Financial quality metrics and ESG factor interactions can impact equity markets


As investors seek to integrate ESG data into their investment processes, they can mistakenly conflate ESG scores in practice with the more familiar financial quality metrics.

But this conflation stems from insufficient research that has yielded inconclusive results note Yijia Chen, ESG Quantitative Research Analyst and Alexander Deleon, Quantitative Research Analyst at Calvert Research and Management, an affiliate of Eaton Vance

“Given the knowledge gap, we seek to evaluate over recent history the following questions:

  1. What is the relationship between quality and ESG data over time?
  2. What is the relationship between specific quality and ESG factors?
  3. Is there an opportunity to improve portfolio performance through understanding the dynamics between ESG and Quality?”

In their joint new research titled ‘Financial quality metrics and ESG factor interactions in equity markets’ they aim to explore the relationship between quality factors and ESG factors, as well as the potential financial materiality of different multifactor combinations of quality and ESG factors across six-year backtests (June 28, 2013 to April 30, 2019) on the Russell 1000 Index, Russell 2000 Index4 and MSCI EAFE Index.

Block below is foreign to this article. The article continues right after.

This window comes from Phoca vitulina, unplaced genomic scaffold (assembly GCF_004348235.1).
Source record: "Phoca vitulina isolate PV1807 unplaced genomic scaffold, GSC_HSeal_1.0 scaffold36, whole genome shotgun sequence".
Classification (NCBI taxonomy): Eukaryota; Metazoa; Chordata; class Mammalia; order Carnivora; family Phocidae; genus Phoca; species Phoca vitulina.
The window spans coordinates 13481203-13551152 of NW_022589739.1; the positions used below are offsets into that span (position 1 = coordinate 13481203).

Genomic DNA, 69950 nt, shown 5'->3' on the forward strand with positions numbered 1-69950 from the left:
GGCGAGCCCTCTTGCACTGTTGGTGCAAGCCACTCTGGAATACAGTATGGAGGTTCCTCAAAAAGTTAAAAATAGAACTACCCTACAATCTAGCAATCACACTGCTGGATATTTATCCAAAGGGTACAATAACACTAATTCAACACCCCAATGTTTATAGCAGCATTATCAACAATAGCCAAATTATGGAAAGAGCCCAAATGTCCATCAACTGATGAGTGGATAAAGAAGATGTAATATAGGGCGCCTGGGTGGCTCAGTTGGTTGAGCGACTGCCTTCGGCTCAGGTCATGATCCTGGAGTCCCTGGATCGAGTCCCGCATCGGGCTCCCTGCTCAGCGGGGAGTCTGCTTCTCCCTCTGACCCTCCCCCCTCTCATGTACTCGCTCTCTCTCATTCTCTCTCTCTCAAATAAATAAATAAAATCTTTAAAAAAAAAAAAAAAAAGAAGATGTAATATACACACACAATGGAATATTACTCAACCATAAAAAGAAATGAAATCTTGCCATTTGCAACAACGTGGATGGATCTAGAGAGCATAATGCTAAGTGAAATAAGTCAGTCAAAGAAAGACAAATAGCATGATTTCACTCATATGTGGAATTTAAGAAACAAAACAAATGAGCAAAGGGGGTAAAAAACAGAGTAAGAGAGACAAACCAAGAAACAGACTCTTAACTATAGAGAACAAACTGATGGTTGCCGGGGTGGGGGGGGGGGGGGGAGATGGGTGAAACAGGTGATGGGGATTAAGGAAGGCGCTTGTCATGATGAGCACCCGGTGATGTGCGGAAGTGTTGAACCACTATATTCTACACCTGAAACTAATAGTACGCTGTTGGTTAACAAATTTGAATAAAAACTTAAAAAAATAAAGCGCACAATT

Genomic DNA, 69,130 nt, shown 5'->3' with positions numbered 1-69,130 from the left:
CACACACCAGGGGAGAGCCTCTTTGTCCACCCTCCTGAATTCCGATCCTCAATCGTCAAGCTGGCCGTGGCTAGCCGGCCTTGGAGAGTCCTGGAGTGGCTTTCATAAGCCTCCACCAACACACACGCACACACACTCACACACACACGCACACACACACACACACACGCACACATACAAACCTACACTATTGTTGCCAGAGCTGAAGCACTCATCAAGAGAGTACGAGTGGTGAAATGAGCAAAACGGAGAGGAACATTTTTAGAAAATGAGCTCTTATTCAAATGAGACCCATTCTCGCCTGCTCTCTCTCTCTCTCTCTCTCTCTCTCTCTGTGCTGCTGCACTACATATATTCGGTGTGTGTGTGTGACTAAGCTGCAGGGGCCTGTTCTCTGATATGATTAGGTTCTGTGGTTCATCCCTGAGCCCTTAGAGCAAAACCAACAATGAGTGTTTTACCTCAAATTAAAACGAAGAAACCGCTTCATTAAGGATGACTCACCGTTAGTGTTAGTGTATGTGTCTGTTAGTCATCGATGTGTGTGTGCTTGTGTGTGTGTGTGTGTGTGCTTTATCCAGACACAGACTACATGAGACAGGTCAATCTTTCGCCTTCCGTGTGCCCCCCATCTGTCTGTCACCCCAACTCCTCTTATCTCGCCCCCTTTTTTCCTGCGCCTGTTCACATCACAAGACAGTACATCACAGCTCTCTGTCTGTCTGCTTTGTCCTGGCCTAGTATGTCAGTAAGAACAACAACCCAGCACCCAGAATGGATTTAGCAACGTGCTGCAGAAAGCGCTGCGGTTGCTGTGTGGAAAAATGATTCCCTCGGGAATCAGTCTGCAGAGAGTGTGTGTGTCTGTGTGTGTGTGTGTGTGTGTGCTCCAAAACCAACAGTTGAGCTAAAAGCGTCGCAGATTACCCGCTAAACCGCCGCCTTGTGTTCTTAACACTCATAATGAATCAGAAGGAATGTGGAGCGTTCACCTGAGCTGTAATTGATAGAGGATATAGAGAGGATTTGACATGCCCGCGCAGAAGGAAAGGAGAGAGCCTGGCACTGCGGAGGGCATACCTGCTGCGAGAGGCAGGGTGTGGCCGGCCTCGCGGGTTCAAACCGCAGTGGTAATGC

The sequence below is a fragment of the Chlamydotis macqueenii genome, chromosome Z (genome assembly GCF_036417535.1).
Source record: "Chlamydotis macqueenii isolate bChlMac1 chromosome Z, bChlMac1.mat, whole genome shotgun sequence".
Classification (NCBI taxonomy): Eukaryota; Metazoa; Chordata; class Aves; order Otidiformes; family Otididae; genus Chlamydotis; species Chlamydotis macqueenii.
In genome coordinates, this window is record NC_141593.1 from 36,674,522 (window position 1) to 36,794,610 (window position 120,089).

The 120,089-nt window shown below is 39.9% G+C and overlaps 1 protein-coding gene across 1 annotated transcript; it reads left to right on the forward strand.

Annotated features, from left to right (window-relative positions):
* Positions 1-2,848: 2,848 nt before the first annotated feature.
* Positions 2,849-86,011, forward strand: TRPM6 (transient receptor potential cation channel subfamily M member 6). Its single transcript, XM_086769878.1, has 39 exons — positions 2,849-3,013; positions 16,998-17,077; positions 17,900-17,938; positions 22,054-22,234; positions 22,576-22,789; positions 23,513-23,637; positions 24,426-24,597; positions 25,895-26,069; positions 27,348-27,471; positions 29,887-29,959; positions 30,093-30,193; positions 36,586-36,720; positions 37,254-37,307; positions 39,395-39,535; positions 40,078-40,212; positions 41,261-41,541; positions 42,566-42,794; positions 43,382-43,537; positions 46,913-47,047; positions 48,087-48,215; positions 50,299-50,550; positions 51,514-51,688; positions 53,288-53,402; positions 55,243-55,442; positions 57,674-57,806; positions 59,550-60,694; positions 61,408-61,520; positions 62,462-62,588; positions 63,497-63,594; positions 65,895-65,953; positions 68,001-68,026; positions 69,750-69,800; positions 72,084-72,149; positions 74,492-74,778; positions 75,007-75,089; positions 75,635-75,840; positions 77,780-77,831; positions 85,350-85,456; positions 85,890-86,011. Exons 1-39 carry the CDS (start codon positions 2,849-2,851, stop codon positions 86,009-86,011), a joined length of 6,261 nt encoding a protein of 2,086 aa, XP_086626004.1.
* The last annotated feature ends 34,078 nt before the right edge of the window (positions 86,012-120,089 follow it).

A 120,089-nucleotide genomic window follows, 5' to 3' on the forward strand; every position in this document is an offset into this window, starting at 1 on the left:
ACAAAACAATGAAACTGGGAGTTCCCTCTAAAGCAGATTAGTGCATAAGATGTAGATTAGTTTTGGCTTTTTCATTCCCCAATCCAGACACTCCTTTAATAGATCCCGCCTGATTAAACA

“Definitions of quality factors vary across the industry. For simplicity and clarity, we define quality in general terms of profitability. We use reported return on assets (ROA), return on equity (ROE) and return on invested capital (ROIC) as proxies for quality metrics.

“To represent the ESG factor, we use monthly MSCI Intangible Value Assessment (i.e., MSCI IVA6) weighted-average scores. We used Global Industry Classification Standard (GICS)7 sector classifications as the control variable for domestic universes, and used the combination of GICS sector and MSCI country classification as the control variables for international universes. Return data is calculated on a monthly basis.

“Our research shows that in large cap universes better ESG companies or higher quality companies have the potential to generate superior return performance over the sample period. This is largely consistent with other research findings.

“Interestingly, the data correlations between ESG and financial quality are uncorrelated while their factors returns are positively correlated suggesting that better ESG companies are not always higher quality companies but that both types of companies can outperform peer companies.

“When we create composite indictors using ESG and quality factors, we find that these factors can be combined to exhibit more positive return characteristics than do either factor alone. This suggests that ESG and quality factors have the potential to generate superior performance when combined, despite seeming to capture different kinds of companies when view through the singular lens of either ESG or quality,” they conclude.

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